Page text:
Democrat challenges opponent to ‘come out of hiding’ in state Senate race

The contested race for a state Senate seat located south of Denver is heating up. Democratic challenger Linda Newell released a statement today accusing Republican opponent Lauri Clapp of operating a stealth campaign and demanding that her competitor make a public appearance.

As has been reported on The Colorado Independent’s blog, Newell, a political newcomer and business consultant running for office for the first time, has yet to meet Clapp and is accusing the former state House member of skirting public appearances, the most recent being forums sponsored by the Colorado Association of Chiefs of Police and the South Metro Chamber of Commerce.

Today Newell’s camp released a statement calling on Clapp to make a public appearance:

“She’s missed so many events, the sponsors are beginning to ask me where she is,” Newell said. “I have no idea. I have yet to meet her or hear from her. I’ve called her to congratulate her on winning her primary and to invite her to several forums we’ve organized. But I never heard back from her.”

After eight community events — including forums on the economy, education, children’s issues, senior issues and renewable energy — Newell has yet to meet opponent Lauri Clapp. The most recent event skipped by Clapp was a town hall last week on criminal justice issues sponsored by nine criminal justice organizations, including the Colorado Association of Chiefs of Police, Colorado Police Protective Association, Colorado Coalition Against Domestic Violence and Colorado Organization for Victim Assistance. Clapp also skipped a recent candidates’ forum sponsored by the South Metro Chamber of Commerce.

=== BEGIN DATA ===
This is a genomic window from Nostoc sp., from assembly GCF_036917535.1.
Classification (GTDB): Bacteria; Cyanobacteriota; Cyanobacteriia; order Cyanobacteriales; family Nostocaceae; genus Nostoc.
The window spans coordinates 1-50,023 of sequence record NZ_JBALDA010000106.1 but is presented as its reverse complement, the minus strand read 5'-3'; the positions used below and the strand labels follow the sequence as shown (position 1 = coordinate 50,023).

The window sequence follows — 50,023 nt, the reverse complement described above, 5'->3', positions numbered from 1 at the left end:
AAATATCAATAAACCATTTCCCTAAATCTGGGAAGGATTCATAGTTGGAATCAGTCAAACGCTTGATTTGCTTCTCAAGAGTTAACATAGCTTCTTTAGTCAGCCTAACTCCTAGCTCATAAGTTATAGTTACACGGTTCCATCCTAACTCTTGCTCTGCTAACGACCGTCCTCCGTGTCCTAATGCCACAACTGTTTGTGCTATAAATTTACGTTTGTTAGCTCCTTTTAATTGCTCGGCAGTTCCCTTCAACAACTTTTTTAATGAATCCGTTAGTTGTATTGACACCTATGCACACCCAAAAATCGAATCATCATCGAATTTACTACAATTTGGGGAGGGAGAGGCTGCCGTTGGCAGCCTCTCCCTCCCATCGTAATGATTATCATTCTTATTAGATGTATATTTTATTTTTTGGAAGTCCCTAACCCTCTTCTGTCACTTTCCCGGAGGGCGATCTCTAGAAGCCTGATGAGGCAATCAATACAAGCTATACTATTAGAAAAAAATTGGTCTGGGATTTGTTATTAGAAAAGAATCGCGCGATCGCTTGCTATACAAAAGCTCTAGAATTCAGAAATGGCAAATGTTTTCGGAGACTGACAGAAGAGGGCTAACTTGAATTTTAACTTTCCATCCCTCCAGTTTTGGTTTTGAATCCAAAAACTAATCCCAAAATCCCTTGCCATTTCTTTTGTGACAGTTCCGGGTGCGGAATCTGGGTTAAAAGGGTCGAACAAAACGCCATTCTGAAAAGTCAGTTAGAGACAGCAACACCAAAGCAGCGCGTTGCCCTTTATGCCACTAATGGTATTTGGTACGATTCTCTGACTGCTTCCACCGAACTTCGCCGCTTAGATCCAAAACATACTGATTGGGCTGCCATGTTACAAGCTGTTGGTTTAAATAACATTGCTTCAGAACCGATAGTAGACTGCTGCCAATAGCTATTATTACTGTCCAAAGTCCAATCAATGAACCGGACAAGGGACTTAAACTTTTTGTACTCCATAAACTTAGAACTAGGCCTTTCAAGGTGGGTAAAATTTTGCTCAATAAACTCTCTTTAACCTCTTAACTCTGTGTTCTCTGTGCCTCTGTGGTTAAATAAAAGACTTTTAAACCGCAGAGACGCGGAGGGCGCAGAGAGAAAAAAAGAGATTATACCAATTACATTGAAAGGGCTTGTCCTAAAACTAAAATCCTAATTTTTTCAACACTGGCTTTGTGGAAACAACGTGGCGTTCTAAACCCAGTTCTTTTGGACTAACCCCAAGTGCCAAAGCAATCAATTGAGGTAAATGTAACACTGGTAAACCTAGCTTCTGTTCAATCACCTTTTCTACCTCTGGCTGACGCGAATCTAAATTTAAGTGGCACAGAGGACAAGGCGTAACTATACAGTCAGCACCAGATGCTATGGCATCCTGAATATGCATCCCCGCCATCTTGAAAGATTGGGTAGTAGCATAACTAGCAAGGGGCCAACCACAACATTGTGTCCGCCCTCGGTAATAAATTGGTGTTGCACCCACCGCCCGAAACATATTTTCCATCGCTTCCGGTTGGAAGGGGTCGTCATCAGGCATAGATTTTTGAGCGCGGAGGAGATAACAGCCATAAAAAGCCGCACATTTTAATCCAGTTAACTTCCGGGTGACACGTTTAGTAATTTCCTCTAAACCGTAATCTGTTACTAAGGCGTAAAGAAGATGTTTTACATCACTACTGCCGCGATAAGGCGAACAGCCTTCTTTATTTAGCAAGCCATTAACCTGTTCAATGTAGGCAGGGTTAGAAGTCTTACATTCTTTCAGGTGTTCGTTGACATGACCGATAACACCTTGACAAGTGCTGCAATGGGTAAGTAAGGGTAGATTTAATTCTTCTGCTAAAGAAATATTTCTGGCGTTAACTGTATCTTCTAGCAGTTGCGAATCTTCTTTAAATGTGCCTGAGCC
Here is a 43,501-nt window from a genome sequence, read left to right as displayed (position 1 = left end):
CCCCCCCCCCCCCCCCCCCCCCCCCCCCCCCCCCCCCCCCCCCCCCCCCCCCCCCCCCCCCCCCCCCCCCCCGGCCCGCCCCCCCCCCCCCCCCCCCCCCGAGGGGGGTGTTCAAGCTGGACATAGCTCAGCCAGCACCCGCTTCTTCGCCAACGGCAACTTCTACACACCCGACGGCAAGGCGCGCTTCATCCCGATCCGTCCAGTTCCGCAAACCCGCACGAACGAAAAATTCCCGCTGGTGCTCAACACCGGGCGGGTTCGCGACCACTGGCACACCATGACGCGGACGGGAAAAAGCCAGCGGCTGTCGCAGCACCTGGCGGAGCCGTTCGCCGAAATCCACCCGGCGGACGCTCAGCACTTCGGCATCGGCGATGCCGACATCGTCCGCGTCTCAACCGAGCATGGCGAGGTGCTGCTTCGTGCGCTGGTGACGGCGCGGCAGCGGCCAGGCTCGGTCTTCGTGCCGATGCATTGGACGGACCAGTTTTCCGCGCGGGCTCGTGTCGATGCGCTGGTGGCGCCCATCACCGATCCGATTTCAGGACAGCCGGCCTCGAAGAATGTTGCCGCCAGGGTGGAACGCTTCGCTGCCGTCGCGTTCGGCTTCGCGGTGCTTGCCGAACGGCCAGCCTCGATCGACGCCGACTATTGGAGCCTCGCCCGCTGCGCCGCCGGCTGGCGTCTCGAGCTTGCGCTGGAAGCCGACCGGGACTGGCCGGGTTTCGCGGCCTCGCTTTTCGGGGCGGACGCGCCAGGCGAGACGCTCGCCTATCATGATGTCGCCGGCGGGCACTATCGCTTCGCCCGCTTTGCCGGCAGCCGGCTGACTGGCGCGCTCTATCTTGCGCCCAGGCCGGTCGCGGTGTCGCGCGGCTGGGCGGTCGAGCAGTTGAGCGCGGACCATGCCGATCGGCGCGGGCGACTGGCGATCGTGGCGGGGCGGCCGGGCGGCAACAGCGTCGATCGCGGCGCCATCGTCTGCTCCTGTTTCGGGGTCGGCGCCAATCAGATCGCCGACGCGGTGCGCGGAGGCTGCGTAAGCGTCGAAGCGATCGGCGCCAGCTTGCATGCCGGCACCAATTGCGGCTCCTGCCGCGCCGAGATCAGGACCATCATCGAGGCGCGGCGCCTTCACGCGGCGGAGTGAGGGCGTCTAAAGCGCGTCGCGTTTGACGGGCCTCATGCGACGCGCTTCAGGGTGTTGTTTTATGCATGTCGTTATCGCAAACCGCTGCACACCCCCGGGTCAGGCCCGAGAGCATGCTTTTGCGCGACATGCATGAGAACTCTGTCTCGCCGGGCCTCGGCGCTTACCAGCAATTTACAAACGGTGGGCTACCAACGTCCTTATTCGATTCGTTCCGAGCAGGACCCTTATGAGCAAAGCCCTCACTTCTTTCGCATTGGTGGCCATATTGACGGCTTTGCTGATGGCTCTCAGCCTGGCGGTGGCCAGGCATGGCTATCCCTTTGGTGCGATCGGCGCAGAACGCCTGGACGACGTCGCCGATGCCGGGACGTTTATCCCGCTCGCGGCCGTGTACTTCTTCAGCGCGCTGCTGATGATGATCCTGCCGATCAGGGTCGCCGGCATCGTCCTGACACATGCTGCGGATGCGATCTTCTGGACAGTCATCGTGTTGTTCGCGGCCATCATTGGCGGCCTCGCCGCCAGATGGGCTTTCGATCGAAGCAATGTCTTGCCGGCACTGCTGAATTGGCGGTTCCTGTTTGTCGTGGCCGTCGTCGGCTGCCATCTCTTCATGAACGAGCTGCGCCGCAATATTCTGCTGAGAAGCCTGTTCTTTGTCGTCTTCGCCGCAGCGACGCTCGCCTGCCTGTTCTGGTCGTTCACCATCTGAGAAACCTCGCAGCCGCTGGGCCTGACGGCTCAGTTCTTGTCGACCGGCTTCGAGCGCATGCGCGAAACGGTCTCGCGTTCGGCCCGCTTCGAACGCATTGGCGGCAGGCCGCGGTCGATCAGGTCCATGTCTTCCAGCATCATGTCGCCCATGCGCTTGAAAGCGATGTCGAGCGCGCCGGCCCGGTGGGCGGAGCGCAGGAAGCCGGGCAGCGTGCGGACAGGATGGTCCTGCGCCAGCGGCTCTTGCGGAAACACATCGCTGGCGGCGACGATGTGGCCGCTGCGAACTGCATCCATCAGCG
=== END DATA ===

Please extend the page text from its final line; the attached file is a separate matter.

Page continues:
“I’ve had people joke that she’s ‘The Stealth Candidate’ because no one’s seen her,’” Newell added.

Requests for a response from the Clapp campaign have not yet been returned.

Also check out continuing coverage of the race, including news about The Denver Post’s recent endorsement of Clapp.

Erin Rosa was born in Spain and raised in Colorado Springs. She is a freelance writer currently living in Denver. Rosa's work has been featured in a variety of news outlets including the Huffington Post, Democracy Now!, and the Rocky Mountain Chronicle, an alternative-weekly in Northern Colorado where she worked as a columnist covering the state legislature. Rosa has received awards from the Society of Professional Journalists for her reporting on lobbying and woman's health issues. She was also tapped with a rare honorable mention award by the Newspaper Guild-CWA's David S. Barr Award in 2008--only the second such honor conferred in its nine-year history--for her investigative series covering the federal government's Supermax prison in the state. Rosa covers the labor community, corrections, immigration and government transparency matters. She can be reached at